mercredi 8 août 2012
Zbrushing the Parrot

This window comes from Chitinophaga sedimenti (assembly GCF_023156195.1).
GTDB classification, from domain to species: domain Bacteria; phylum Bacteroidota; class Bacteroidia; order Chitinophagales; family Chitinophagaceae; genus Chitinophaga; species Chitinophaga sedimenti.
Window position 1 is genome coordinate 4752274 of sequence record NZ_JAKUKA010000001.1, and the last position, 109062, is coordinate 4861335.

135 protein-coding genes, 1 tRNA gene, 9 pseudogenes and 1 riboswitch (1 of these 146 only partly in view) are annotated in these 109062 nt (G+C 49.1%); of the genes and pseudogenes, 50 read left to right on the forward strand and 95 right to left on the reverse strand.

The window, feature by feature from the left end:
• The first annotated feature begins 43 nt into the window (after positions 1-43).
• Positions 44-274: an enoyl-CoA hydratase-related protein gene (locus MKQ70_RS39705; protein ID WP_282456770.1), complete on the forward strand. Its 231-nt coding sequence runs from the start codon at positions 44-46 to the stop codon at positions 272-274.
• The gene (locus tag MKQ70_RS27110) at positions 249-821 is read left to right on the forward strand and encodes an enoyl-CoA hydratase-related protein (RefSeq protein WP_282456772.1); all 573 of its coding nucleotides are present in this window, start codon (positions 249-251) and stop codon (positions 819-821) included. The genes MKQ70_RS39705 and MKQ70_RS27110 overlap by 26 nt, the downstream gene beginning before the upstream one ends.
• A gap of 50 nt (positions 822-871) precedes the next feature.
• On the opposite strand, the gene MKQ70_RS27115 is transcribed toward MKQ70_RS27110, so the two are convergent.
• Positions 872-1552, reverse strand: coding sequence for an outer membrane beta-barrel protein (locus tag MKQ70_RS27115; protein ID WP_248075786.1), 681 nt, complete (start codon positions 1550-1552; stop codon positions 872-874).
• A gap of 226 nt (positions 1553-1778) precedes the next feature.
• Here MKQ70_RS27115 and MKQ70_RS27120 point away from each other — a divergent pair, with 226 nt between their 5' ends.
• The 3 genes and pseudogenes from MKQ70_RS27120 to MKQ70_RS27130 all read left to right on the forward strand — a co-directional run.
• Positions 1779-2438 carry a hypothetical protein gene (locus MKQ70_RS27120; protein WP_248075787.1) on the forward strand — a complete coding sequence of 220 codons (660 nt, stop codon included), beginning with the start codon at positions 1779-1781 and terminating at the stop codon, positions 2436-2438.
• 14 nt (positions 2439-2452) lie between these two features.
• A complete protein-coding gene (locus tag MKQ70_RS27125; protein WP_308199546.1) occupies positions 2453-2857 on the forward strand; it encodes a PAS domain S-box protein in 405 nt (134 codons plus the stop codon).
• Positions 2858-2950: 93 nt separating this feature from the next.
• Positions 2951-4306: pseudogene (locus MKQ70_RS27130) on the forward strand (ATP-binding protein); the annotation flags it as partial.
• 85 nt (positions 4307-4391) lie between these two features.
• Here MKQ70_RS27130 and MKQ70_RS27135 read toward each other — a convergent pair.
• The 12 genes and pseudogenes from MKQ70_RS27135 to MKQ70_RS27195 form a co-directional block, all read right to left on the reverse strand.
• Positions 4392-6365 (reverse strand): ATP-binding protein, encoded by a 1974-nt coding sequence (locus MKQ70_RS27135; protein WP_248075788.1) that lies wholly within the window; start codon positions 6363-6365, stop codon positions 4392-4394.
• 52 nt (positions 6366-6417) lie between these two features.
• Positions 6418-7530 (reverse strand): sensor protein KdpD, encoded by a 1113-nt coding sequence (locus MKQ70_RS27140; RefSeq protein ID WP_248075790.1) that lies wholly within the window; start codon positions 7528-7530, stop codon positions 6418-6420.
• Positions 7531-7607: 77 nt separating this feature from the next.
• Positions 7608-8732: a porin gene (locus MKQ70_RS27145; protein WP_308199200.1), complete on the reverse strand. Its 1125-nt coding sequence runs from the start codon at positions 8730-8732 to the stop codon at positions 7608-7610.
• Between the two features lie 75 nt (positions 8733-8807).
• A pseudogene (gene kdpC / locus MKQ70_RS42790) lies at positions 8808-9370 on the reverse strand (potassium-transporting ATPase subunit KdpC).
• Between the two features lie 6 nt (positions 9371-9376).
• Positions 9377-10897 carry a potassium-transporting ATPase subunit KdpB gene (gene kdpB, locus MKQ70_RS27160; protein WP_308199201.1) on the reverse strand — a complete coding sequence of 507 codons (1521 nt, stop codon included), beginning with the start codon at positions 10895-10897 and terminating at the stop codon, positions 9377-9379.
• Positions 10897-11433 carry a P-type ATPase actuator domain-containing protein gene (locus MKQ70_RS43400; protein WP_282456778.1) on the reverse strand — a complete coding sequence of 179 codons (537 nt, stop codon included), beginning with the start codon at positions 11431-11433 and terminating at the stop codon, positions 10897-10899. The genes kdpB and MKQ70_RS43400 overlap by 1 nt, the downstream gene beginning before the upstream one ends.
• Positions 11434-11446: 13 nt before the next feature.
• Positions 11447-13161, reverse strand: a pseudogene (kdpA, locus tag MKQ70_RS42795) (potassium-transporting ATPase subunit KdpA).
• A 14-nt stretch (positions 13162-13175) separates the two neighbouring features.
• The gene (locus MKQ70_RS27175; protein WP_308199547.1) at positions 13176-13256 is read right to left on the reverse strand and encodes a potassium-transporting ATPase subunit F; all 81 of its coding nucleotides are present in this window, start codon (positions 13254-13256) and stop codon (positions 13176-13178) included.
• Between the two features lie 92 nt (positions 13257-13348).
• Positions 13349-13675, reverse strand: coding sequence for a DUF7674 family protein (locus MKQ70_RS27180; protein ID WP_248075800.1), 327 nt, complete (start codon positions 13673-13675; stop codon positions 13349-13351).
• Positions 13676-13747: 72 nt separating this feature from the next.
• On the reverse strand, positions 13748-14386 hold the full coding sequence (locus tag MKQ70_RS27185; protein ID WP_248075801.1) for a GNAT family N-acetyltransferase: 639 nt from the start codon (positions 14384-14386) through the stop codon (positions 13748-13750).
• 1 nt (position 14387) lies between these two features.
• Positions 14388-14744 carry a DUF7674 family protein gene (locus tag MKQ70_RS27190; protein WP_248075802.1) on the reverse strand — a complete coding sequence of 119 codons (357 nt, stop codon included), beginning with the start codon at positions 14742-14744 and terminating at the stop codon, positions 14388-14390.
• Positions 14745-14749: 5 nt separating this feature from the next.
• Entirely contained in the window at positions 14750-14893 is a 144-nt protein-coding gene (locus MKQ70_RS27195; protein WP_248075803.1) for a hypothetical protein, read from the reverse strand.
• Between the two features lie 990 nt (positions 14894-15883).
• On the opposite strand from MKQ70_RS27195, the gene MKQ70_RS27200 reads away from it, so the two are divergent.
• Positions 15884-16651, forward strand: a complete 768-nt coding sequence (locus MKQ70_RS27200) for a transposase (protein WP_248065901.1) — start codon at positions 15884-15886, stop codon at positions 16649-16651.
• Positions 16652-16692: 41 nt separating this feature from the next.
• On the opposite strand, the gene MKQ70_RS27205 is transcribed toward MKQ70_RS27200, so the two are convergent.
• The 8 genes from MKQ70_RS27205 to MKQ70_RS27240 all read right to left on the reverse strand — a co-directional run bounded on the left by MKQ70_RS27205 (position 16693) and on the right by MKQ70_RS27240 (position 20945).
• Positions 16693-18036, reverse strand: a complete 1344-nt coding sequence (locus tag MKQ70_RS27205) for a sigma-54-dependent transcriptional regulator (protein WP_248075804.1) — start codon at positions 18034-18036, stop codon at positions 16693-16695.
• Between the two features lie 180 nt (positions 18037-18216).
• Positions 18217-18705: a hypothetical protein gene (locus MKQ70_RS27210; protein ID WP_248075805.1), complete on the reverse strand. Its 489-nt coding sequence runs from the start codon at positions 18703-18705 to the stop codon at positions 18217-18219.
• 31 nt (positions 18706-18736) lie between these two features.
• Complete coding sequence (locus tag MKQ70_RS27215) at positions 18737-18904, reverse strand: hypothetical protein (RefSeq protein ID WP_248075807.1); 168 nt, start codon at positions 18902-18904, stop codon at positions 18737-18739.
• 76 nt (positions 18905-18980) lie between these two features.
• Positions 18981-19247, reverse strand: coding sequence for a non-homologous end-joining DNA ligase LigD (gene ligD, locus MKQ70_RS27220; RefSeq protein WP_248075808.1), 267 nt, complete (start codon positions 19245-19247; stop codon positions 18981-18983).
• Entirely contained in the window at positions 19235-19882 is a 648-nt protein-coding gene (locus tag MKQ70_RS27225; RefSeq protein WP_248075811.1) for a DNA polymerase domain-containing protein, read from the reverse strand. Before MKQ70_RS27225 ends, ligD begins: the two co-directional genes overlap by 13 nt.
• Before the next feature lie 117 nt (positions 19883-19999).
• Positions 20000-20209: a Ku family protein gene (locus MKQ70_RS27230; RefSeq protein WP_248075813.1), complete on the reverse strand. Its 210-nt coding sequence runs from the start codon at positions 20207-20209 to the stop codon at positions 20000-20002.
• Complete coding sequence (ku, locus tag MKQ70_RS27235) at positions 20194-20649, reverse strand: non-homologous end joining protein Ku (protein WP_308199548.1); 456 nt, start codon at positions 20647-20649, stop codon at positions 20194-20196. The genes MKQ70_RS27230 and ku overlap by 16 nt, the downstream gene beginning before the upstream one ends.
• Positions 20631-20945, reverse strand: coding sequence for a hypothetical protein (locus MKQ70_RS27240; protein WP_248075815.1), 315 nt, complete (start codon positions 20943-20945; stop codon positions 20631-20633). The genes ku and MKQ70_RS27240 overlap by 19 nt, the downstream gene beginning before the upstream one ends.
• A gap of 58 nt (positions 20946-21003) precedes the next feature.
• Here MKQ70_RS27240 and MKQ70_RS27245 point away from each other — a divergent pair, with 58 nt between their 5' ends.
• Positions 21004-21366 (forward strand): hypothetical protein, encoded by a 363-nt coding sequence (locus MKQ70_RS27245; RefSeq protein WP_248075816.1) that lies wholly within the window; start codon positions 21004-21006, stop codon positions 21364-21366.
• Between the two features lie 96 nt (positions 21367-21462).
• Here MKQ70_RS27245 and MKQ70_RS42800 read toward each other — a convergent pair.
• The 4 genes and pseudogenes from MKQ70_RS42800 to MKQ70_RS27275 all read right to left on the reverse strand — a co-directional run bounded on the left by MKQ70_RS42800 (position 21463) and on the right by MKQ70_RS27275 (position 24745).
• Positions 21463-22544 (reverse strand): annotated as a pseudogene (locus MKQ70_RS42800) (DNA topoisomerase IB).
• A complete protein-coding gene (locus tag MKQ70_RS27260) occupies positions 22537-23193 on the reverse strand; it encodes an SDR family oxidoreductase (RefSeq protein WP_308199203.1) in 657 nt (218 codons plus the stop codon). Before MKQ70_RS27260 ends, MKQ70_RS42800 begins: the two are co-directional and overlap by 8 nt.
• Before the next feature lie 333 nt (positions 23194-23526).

The Parrot was definitely one of the most time-consuming elements of the film. The first hurdle was finding reference shots of "nude" birds, since some form of believability relied on it looking anatomically correct once it had it's feathers on (I subsequently trawled through a large number of shots of ancient and/or trichomaniac parrots - a sad sight indeed). Similarly, finding the equivalent of a t-pose for an armless creature was a bit hypothetical. The next task was zbrushing it, which was lots of fun, since a parrot has so many different skin textures, from it's papery head, to it's almost crackled beak, and scaly feet. In terms of feathers, I only dealt with the ones on it's head, since the others were organised on a complex rigg. As such, I used hairfarm and hair instances with three different types of feathers and three different maps, so that the limit between the feathers and the skin was not too abrupt. The perch was another affair altogether. The idea was that during the final sequence, a sculpted crocodile materialized on the wood, opening it's jaw and setting the bird free. Unfortunately, in the chaos of the final sequence, and the growing darkness "on set", this detail is quite lost, but the process of setting up the effect was no less interesting (or time-consuming...). I first zbrushed the top bar of the perch, then created, in 3dsmax, a series of morphers so that a very basic crocodile shape could be brought up out of the wood. Finally, I zbrushed the sculpted crocodile into the final morpher, exported the displacement map, and from there, using the animation tool in Photoshop, created a series of animated maps so that onto the initial wood texture, appeared waves, then the head of the crocodile, then it's teeth, and finally the complete open jaw.